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The Quest for a Universal Vaccine Against Influenza

November 22, 2013 - Heidelberg, Germany

Seasonal influenza occurs all over the world with an annual global attack rate estimated at 5 - 10% in adults and 20 - 30% in children, and causes about three to five million cases of severe illness and 250,000 to 500,000 deaths. The most effective way to prevent the disease or severe outcome is vaccination. However, due to the unpredictable and highly mutable nature of the influenza virus, current vaccines only offer limited protection against new variants and need to be administered annually. To overcome these weaknesses, a consortium of European experts has joint forces in the EDUFLUVAC project, which has been awarded a grant of EUR 4.5 million by the European Commision to develop a broad-spectrum, long-lasting vaccine against influenza.

"Developing a universal flu vaccine has become a global health priority for preventing the spread of the virus and the emergence of new strains, and we are convinced that EDUFLUVAC will be a major step forward towards achieving this goal", says Othmar Engelhardt, principal investigator at the National Institute for Biological Standards and Control, United Kingdom.

The innovation brought by EDUFLUVAC lies in the development of a combinatorial immunisation strategy, which aims to "educate" the immune system to cross-recognise common regions within multiple influenza virus strains, and which is expected to confer better protection against epidemic influenza. The development of a "universal" influenza vaccine would offer the tremendous advantage of eliminating the need for a "seasonal" vaccine every year and annual vaccination campaigns.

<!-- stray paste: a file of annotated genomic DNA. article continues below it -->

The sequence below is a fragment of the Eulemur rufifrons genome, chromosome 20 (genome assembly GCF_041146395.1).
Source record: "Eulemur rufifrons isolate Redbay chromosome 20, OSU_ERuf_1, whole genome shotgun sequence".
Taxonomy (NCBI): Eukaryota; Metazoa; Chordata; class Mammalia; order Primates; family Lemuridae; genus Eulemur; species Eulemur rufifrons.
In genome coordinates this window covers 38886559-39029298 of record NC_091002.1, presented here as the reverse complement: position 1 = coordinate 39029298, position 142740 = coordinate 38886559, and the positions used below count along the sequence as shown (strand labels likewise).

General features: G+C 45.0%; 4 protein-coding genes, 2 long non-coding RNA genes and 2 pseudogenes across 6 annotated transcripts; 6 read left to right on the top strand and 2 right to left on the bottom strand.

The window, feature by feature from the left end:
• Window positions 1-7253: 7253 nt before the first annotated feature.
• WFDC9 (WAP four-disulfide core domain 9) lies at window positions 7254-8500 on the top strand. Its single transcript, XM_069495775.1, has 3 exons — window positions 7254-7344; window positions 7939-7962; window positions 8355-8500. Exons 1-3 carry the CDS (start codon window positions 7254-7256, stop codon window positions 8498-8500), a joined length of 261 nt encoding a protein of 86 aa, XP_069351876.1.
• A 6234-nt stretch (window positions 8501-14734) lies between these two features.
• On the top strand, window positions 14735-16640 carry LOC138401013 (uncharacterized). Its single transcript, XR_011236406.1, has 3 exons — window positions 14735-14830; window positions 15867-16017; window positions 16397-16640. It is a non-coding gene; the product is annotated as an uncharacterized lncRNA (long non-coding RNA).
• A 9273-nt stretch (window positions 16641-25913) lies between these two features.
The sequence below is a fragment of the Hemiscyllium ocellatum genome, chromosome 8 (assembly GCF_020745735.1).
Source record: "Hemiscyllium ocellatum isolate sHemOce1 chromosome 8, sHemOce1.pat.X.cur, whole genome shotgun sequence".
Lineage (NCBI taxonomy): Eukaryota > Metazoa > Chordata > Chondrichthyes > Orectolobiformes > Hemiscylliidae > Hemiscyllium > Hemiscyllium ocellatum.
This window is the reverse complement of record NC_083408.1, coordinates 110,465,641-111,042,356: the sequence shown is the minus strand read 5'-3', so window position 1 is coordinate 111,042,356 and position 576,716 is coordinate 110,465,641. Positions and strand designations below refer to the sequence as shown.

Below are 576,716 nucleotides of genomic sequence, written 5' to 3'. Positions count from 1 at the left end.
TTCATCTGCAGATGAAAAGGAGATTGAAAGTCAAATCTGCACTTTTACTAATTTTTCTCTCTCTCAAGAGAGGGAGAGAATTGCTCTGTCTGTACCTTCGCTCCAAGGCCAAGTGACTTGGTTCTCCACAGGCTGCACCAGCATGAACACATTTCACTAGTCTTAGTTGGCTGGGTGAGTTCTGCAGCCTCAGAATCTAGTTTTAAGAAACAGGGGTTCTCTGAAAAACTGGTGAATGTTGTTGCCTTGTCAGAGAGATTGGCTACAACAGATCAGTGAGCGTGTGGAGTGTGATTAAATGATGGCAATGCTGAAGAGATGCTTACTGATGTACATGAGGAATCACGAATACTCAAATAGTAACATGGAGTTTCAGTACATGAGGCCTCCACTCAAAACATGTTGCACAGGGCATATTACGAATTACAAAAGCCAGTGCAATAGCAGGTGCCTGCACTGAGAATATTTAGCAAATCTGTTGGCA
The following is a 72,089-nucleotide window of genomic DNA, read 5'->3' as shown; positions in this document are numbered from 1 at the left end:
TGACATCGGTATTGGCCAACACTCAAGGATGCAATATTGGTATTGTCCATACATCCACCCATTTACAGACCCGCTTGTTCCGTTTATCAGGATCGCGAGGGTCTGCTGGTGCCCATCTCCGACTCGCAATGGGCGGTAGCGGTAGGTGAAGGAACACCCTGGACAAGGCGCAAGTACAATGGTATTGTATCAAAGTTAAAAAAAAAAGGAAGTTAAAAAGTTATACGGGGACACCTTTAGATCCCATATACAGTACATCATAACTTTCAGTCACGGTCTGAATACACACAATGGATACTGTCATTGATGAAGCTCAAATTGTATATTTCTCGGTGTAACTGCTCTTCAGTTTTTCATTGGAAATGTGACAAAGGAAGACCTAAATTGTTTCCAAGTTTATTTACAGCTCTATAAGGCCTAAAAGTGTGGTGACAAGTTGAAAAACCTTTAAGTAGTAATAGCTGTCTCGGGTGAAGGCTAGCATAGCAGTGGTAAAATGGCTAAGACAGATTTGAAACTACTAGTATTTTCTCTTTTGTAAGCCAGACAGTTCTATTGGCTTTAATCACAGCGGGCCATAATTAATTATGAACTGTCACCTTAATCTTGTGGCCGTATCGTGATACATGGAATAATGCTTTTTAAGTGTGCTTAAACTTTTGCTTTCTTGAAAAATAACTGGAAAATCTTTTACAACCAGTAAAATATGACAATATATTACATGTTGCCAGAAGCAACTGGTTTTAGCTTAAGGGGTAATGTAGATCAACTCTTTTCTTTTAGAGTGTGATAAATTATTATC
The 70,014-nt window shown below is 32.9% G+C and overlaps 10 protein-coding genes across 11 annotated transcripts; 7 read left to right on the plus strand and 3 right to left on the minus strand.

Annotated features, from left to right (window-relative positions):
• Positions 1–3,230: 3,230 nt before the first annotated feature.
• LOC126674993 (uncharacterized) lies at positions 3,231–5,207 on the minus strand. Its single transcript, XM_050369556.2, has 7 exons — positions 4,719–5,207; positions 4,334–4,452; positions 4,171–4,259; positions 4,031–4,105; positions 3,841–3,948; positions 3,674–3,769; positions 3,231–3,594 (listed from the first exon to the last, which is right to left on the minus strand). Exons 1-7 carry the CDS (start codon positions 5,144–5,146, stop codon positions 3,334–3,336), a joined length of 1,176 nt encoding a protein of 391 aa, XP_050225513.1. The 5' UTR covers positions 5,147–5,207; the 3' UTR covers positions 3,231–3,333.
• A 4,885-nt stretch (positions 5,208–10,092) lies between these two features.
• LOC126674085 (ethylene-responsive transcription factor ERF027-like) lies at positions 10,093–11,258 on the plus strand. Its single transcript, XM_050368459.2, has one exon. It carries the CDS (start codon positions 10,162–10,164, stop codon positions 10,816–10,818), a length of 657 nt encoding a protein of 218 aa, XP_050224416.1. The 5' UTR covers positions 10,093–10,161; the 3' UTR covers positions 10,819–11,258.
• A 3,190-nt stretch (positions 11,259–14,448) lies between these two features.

Odile Leroy, Executive Director of the European Vaccine Initiative and coordinator of EDUFLUVAC, says: "Low and middle-income countries currently have minimal influenza vaccination programmes. Thus, the development of a vaccine that elicits broad long-lasting defence would facilitate vaccination campaigns and confer protection against influenza in hitherto untargeted groups with limited health care".

The EDUFLUVAC consortium is a public-private partnership comprising seven renowned organisations from Europe. The four-year project brings together two small-medium enterprises from Switzerland and Portugal -Redbiotec and iBET, respectively- and a biotechnology company from Italy -ETNA- with prominent researchers from two Dutch institutes - the Biomedical Primate Research Centre and the Central Veterinary Institute - and the National Institute for Biological Standards and Control. EDUFLUVAC is coordinated by one of Europe's leading Product Development Partnership, the European Vaccine Initiative, headquarted in Germany.

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